16.10.2017 | Aarhus University

nachricht WSU researchers document one of planet's largest volcanic eruptions
12.10.2017 | Washington State University

All articles from Earth Sciences >>>

The most recent press releases about innovation >>>

Die letzten 5 Focus-News des innovations-reports im Überblick:

Im Focus: Smart sensors for efficient processes

Material defects in end products can quickly result in failures in many areas of industry, and have a massive impact on the safe use of their products. This is why, in the field of quality assurance, intelligent, nondestructive sensor systems play a key role. They allow testing components and parts in a rapid and cost-efficient manner without destroying the actual product or changing its surface. Experts from the Fraunhofer IZFP in Saarbrücken will be presenting two exhibits at the Blechexpo in Stuttgart from 7–10 November 2017 that allow fast, reliable, and automated characterization of materials and detection of defects (Hall 5, Booth 5306).

When quality testing uses time-consuming destructive test methods, it can result in enormous costs due to damaging or destroying the products. And given that...

Im Focus: Cold molecules on collision course

Using a new cooling technique MPQ scientists succeed at observing collisions in a dense beam of cold and slow dipolar molecules.

How do chemical reactions proceed at extremely low temperatures? The answer requires the investigation of molecular samples that are cold, dense, and slow at...

Im Focus: Shrinking the proton again!

Scientists from the Max Planck Institute of Quantum Optics, using high precision laser spectroscopy of atomic hydrogen, confirm the surprisingly small value of the proton radius determined from muonic hydrogen.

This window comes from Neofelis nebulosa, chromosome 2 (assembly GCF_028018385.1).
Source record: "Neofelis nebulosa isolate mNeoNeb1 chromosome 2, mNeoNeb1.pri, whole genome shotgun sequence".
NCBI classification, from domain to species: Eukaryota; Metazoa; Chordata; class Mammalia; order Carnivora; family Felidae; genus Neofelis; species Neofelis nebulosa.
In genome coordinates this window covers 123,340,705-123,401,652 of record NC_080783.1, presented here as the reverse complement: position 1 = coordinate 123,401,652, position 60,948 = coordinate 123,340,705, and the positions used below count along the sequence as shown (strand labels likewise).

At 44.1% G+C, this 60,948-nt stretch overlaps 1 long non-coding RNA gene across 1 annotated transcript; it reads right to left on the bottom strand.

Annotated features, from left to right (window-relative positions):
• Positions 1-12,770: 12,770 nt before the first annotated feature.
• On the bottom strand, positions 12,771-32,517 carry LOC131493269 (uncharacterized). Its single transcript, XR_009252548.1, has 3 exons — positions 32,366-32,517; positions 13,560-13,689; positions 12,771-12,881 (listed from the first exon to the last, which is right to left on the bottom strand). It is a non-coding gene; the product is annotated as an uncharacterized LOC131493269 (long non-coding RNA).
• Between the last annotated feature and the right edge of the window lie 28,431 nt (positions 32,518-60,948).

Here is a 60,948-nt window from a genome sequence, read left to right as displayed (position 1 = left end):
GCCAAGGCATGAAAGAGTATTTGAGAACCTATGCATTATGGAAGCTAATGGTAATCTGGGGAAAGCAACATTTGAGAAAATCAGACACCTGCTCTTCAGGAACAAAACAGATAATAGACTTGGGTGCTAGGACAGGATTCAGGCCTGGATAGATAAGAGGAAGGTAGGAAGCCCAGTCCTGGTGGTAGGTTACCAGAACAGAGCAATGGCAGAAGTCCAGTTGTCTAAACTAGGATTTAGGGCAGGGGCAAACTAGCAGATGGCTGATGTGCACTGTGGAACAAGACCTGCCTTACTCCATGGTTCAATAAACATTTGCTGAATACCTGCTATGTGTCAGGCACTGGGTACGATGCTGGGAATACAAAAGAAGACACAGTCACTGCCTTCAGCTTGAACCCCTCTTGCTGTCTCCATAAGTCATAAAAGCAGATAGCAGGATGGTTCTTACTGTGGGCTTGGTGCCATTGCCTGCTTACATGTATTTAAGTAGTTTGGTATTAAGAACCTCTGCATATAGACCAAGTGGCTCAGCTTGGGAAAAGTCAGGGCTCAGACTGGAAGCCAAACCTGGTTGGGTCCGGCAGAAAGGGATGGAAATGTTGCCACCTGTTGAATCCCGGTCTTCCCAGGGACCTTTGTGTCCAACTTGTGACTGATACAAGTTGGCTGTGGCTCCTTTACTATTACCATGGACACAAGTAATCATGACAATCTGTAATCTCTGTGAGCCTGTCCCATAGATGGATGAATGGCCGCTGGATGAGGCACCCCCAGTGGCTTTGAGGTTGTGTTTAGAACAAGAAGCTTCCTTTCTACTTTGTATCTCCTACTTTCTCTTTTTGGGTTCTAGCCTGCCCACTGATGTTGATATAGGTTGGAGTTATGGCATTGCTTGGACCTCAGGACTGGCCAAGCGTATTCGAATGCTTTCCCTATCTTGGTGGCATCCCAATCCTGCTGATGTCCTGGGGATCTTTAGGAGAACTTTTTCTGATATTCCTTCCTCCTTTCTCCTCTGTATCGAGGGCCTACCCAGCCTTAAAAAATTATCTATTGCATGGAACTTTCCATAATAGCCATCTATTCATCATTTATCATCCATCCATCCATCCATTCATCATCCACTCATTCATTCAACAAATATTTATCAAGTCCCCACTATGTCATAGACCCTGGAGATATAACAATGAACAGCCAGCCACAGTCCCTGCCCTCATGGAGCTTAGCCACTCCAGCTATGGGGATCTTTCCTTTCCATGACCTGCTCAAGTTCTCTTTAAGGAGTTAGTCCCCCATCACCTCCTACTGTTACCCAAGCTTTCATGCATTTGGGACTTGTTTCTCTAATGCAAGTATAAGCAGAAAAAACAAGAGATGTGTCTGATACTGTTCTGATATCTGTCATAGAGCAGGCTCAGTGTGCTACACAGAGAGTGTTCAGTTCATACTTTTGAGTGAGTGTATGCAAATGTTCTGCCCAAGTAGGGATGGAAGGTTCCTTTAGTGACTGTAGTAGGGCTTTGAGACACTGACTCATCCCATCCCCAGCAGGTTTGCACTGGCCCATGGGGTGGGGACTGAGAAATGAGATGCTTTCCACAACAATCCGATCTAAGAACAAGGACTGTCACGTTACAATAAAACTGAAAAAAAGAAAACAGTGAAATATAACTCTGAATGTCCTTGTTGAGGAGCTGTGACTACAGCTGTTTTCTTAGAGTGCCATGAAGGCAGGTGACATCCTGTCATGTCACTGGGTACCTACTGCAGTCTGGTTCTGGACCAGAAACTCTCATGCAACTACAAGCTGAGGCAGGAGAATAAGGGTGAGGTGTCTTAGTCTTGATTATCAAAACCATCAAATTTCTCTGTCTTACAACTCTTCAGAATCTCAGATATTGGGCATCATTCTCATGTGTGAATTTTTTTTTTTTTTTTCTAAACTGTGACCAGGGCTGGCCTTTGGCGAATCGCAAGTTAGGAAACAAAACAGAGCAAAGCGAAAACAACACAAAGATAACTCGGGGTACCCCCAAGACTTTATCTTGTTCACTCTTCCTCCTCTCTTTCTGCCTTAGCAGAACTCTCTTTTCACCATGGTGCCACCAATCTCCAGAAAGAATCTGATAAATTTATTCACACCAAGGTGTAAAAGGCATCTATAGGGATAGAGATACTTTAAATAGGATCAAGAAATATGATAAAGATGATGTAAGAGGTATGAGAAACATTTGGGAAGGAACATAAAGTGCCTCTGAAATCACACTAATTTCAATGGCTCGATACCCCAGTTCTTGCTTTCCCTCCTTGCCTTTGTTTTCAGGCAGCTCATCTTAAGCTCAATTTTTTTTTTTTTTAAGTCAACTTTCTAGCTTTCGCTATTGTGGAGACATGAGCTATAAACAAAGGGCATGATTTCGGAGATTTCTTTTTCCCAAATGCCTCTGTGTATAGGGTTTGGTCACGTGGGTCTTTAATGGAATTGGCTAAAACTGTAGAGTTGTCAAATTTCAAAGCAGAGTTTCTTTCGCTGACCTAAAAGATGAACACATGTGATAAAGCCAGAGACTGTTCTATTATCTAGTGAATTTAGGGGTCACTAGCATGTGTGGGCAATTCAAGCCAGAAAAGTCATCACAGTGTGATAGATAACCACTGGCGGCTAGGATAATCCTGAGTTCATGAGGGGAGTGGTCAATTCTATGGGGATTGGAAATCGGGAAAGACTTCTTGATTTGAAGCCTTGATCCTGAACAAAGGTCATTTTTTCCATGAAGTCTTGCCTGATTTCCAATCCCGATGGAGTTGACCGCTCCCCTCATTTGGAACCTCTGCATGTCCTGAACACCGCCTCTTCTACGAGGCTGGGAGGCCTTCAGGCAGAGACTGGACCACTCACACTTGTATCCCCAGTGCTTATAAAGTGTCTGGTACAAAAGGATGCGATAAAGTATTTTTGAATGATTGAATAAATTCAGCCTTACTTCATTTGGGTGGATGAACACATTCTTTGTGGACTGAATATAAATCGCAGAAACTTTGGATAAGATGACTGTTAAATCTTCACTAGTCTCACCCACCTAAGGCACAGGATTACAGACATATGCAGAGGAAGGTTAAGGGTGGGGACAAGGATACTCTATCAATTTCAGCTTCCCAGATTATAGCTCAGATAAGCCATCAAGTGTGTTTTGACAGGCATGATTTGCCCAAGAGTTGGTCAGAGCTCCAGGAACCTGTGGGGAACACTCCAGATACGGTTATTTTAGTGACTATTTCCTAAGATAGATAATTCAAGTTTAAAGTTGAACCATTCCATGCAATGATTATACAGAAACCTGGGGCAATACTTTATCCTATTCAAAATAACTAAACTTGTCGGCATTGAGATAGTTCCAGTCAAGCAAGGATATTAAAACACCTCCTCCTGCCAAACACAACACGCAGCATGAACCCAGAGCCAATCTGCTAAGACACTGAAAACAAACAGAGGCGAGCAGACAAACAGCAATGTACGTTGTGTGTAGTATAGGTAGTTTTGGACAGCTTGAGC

It was one of the breakthroughs of the year 2010: Laser spectroscopy of muonic hydrogen resulted in a value for the proton charge radius that was significantly...

Im Focus: New nanomaterial can extract hydrogen fuel from seawater

Hybrid material converts more sunlight and can weather seawater's harsh conditions

It's possible to produce hydrogen to power fuel cells by extracting the gas from seawater, but the electricity required to do it makes the process costly. UCF...

Im Focus: Small collisions make big impact on Mercury's thin atmosphere

Mercury, our smallest planetary neighbor, has very little to call an atmosphere, but it does have a strange weather pattern: morning micro-meteor showers.

Recent modeling along with previously published results from NASA's MESSENGER spacecraft -- short for Mercury Surface, Space Environment, Geochemistry and...

All Focus news of the innovation-report >>>

Anzeige

Anzeige

Event News

World Health Summit 2017: International experts set the course for the future of Global Health

10.10.2017 | Event News

Climate Engineering Conference 2017 Opens in Berlin

10.10.2017 | Event News

Conference Week RRR2017 on Renewable Resources from Wet and Rewetted Peatlands

28.09.2017 | Event News

 
Latest News

A single photon reveals quantum entanglement of 16 million atoms

16.10.2017 | Physics and Astronomy

The melting ice makes the sea around Greenland less saline

16.10.2017 | Earth Sciences

On the generation of solar spicules and Alfvenic waves

16.10.2017 | Physics and Astronomy

VideoLinks
B2B-VideoLinks
More VideoLinks >>>